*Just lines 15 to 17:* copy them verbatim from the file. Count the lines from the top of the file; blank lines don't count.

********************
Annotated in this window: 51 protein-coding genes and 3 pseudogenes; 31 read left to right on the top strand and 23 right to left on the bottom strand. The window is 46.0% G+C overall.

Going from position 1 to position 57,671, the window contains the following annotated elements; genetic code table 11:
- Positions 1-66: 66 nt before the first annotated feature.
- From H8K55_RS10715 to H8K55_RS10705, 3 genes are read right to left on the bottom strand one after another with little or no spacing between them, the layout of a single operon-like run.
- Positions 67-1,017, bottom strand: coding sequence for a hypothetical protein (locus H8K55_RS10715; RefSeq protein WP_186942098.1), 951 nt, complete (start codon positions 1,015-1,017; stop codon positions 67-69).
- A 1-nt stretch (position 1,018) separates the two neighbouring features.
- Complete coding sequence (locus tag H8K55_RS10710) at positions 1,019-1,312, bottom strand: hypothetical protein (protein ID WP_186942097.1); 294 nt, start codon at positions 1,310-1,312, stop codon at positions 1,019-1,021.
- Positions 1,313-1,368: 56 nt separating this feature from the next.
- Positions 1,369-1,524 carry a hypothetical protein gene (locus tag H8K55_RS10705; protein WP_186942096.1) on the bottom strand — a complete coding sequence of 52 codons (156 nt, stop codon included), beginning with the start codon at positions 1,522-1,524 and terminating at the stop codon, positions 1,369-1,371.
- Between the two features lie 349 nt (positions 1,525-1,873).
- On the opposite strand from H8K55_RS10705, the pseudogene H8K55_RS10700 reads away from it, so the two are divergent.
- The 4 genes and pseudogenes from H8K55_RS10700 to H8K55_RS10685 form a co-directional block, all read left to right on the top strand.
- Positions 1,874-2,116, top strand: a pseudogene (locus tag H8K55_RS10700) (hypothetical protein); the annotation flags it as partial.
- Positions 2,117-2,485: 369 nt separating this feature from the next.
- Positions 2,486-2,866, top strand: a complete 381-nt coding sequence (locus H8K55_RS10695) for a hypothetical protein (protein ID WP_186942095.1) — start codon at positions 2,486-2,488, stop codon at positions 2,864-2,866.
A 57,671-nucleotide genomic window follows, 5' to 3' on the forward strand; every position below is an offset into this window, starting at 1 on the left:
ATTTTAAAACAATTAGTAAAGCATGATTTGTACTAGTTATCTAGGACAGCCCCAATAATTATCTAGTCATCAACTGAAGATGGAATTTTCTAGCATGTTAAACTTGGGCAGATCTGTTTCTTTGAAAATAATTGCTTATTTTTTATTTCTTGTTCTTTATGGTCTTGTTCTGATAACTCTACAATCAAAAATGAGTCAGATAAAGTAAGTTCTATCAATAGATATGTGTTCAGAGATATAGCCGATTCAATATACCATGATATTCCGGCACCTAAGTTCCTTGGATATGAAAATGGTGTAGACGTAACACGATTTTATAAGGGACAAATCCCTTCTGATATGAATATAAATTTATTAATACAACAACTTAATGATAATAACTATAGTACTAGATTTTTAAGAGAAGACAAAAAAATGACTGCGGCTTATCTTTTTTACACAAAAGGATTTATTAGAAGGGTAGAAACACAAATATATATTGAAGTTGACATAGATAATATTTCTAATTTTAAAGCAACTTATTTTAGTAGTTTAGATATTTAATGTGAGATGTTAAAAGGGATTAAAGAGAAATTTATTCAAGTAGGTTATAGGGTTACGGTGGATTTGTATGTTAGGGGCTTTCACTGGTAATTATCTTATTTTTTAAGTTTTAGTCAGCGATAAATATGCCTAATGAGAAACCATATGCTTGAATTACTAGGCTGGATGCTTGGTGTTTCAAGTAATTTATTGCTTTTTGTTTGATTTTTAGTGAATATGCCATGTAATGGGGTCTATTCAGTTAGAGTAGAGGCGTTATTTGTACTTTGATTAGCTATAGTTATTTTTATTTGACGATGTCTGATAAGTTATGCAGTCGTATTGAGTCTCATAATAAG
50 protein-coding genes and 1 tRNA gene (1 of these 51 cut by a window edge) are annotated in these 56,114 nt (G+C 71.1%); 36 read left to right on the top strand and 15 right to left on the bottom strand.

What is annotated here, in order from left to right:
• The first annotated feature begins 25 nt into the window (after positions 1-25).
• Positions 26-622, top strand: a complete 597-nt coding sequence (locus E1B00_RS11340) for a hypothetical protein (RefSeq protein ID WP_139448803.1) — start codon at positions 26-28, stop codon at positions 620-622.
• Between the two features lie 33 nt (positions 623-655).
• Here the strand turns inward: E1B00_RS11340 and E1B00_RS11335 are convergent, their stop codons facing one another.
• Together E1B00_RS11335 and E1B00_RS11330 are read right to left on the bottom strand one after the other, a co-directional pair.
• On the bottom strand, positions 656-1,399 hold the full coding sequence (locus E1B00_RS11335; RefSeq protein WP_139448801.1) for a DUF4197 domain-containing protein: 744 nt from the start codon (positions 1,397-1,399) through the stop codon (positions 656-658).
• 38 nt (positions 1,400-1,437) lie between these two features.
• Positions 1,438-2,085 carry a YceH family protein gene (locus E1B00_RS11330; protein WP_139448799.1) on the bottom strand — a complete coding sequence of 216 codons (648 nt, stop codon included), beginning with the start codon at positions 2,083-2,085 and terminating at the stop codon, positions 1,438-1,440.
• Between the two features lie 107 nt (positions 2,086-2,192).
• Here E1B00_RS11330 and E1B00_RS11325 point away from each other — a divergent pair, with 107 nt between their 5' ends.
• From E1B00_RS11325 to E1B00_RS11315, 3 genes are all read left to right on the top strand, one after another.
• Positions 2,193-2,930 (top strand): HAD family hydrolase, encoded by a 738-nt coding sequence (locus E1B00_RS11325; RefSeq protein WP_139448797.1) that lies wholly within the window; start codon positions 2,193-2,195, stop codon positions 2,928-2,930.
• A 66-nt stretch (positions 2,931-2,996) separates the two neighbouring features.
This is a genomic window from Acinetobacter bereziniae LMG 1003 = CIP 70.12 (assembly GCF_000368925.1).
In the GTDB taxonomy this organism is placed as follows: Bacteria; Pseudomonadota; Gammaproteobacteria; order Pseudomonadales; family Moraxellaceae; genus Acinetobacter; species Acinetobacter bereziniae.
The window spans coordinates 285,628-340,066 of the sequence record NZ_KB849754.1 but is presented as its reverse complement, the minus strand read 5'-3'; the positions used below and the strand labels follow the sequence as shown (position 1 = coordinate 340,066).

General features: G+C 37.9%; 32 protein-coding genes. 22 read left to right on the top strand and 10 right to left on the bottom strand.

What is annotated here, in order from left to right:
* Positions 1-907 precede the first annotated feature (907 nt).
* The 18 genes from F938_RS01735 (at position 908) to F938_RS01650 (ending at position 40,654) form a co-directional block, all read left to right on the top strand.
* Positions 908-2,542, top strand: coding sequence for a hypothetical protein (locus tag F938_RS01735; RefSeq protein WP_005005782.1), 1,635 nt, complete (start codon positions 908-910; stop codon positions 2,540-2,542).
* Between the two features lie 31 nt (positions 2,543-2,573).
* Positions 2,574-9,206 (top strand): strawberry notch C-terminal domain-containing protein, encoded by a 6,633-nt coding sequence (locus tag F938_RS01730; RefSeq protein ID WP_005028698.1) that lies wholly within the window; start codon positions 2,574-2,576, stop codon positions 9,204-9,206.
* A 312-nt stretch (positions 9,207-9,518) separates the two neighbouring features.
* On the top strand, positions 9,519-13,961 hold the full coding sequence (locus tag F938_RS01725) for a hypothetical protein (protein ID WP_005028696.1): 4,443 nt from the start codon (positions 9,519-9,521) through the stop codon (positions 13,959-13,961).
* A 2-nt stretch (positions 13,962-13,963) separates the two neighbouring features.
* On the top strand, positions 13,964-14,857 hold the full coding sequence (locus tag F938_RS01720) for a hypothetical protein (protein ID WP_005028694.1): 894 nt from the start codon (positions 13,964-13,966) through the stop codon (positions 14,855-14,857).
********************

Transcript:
- Positions 2,486-2,866, top strand: a complete 381-nt coding sequence (locus H8K55_RS10695) for a hypothetical protein (protein ID WP_186942095.1) — start codon at positions 2,486-2,488, stop codon at positions 2,864-2,866.
A 57,671-nucleotide genomic window follows, 5' to 3' on the forward strand; every position below is an offset into this window, starting at 1 on the left:
ATTTTAAAACAATTAGTAAAGCATGATTTGTACTAGTTATCTAGGACAGCCCCAATAATTATCTAGTCATCAACTGAAGATGGAATTTTCTAGCATGTTAAACTTGGGCAGATCTGTTTCTTTGAAAATAATTGCTTATTTTTTATTTCTTGTTCTTTATGGTCTTGTTCTGATAACTCTACAATCAAAAATGAGTCAGATAAAGTAAGTTCTATCAATAGATATGTGTTCAGAGATATAGCCGATTCAATATACCATGATATTCCGGCACCTAAGTTCCTTGGATATGAAAATGGTGTAGACGTAACACGATTTTATAAGGGACAAATCCCTTCTGATATGAATATAAATTTATTAATACAACAACTTAATGATAATAACTATAGTACTAGATTTTTAAGAGAAGACAAAAAAATGACTGCGGCTTATCTTTTTTACACAAAAGGATTTATTAGAAGGGTAGAAACACAAATATATATTGAAGTTGACATAGATAATATTTCTAATTTTAAAGCAACTTATTTTAGTAGTTTAGATATTTAATGTGAGATGTTAAAAGGGATTAAAGAGAAATTTATTCAAGTAGGTTATAGGGTTACGGTGGATTTGTATGTTAGGGGCTTTCACTGGTAATTATCTTATTTTTTAAGTTTTAGTCAGCGATAAATATGCCTAATGAGAAACCATATGCTTGAATTACTAGGCTGGATGCTTGGTGTTTCAAGTAATTTATTGCTTTTTGTTTGATTTTTAGTGAATATGCCATGTAATGGGGTCTATTCAGTTAGAGTAGAGGCGTTATTTGTACTTTGATTAGCTATAGTTATTTTTATTTGACGATGTCTGATAAGTTATGCAGTCGTATTGAGTCTCATAATAAG